To give forth, from the Old English “forgiefan.” What are you giving forth? Your pardon. Freedom from the obligations of paying you back, or of fulfilling the mandates of justice.
It’s never been a virtue that has appealed to me, I must admit. I don’t see it on a lot of Pagan virtues lists, either. It smacks too much of Christianity — of sin.
It needn’t be Christian; “sin,” from its Old English roots, simply means “offense,” and we’ve all offended people. We’ve screwed up, been less than our best selves, did what we knew was wrong because we were tired, cranky, what-have-you. In this case, the offense needn’t be the fact of your tainted birth, as original sin is conceived of in Christianity. But since sin is bound up in punitive spiritual terms, I’ll stick with the term “offense.”
Forgiveness, then, involves the offense of others, especially if it impacts you in some way. In the ancient world, an offense required justice — and often bloodshed, sometimes lasting for generations. And modern concepts of justice and legal recourse aside, our primate brains still work in this way. For a good example, read the Internet comments posted at the bottom of any news story dealing with the commission of a crime — any crime. They’re bloodthirsty.
A world without forgiveness is a violent one, one in which people are seen as unchanging, incapable of redemption and intrinsically vile. It’s a world in which retribution rules, and can power conflict for generations. It’s a world where there are no innocents, because everyone is related to someone, somewhere, who has committed offense — and is thus intrinsically vile, wrong, Other by that association.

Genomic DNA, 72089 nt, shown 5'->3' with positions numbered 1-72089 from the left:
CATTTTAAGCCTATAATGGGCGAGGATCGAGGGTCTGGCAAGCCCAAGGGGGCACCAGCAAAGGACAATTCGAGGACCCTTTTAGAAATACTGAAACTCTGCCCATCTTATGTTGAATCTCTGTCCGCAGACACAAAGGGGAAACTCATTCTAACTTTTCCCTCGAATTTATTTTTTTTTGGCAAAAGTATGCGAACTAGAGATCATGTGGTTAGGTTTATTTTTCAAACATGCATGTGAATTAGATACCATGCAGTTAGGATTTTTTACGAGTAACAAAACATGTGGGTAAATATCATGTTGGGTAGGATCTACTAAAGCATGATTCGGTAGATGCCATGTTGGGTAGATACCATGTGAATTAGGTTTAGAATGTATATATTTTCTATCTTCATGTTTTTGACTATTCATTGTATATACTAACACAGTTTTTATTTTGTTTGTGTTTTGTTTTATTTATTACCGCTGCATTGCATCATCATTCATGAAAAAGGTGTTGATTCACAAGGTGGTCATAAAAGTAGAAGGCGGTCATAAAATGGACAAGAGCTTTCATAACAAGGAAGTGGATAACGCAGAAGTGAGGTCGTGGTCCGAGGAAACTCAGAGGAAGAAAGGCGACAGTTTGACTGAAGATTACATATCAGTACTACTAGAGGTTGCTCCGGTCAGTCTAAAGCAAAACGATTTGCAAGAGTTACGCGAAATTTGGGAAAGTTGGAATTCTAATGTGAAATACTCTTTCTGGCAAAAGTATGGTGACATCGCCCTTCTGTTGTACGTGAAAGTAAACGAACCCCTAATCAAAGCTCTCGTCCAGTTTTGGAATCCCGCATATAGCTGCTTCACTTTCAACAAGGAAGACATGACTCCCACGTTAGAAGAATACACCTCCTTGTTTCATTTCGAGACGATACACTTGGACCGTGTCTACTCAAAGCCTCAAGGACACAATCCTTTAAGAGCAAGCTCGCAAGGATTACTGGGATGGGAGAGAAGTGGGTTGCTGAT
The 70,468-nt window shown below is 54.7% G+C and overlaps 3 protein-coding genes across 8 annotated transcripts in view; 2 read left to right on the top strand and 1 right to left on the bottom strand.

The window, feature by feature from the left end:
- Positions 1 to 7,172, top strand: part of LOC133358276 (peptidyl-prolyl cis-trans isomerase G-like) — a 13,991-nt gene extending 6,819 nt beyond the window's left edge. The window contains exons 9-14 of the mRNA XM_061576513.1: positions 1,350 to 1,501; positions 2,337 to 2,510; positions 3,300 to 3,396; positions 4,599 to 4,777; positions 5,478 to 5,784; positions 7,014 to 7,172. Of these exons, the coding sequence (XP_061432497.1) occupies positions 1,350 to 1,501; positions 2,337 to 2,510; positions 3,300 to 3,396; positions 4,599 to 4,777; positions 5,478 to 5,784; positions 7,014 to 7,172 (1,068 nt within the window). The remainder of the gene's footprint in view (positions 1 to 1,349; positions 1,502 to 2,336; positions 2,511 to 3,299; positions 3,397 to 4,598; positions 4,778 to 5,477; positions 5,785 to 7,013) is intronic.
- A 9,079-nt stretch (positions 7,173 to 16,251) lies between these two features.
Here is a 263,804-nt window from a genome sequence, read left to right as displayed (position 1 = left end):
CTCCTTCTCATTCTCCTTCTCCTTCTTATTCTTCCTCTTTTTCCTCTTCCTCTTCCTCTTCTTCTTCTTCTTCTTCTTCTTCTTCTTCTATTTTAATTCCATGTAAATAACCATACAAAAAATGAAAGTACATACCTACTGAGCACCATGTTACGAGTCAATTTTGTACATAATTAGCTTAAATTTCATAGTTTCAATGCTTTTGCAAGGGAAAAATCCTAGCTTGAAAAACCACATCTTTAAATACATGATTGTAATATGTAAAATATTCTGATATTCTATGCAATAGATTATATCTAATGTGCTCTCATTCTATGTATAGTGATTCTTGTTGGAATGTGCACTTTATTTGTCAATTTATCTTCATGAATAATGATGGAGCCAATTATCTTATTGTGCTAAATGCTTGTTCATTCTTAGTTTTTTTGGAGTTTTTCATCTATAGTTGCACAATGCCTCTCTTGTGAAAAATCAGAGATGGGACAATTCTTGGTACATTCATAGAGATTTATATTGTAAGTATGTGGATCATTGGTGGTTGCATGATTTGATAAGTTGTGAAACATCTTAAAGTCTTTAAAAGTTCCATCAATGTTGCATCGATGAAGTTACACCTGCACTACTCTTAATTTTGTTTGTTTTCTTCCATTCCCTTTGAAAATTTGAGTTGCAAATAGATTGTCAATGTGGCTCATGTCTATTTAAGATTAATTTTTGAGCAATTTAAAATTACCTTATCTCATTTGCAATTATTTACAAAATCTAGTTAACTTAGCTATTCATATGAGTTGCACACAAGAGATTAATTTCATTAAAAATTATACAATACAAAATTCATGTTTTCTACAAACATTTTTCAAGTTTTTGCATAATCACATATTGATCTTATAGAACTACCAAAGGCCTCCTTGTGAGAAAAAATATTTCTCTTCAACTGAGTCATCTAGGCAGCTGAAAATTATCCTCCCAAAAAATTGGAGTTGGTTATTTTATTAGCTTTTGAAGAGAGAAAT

It’s the dark side of tribalism. We defend our Own against the Other, unto death.
“An eye for an eye,” Hammurabi’s code goes, although there were more subtleties to Sumerian law. “An eye for an eye makes the whole world blind,” Gandhi sagely noted.
And Gandhi is a good example of forgiveness, which is the underpinning of non-violence.
Forgiveness is the refusal to seek vengeance, justice or even reparations. It doesn’t erase the memory of what occurred, or invite the offender into the enclosed garden of your heart.
But it means you look into the eye of the offender and see his or her basic humanity — the humanity you both share. There is no sacred tribe of Better Than You and thus no Other. It’s a recognition of shared spiritual value, of an intrinsic commonality of being. Forgiveness is born of humility, in that it counteracts a sense of superiority. You forgive an offense because you, too, are an imperfect creature capable of wronging others, even if not in the same manner as the offender.
Great acts of forgiveness — forgiving the witness who lied and sent you to jail for 10 years for a crime you didn’t commit, or the spouse who beat you, or the drug addict who murdered your child — attract our attention. The small acts of forgiveness — when a friend says something wounding, or your dog pisses on the floor, or a loved one lets you down — attract very little notice or comment. We forgive as a matter of course.
If you’re like me, the large acts of forgiveness seem almost alien. Start small, then. Start by recognizing the many times you’ve taken offense and forgave, or you gave offense and were forgiven. The small acts make the larger possible. The small acts blunt the spear of never-ending war.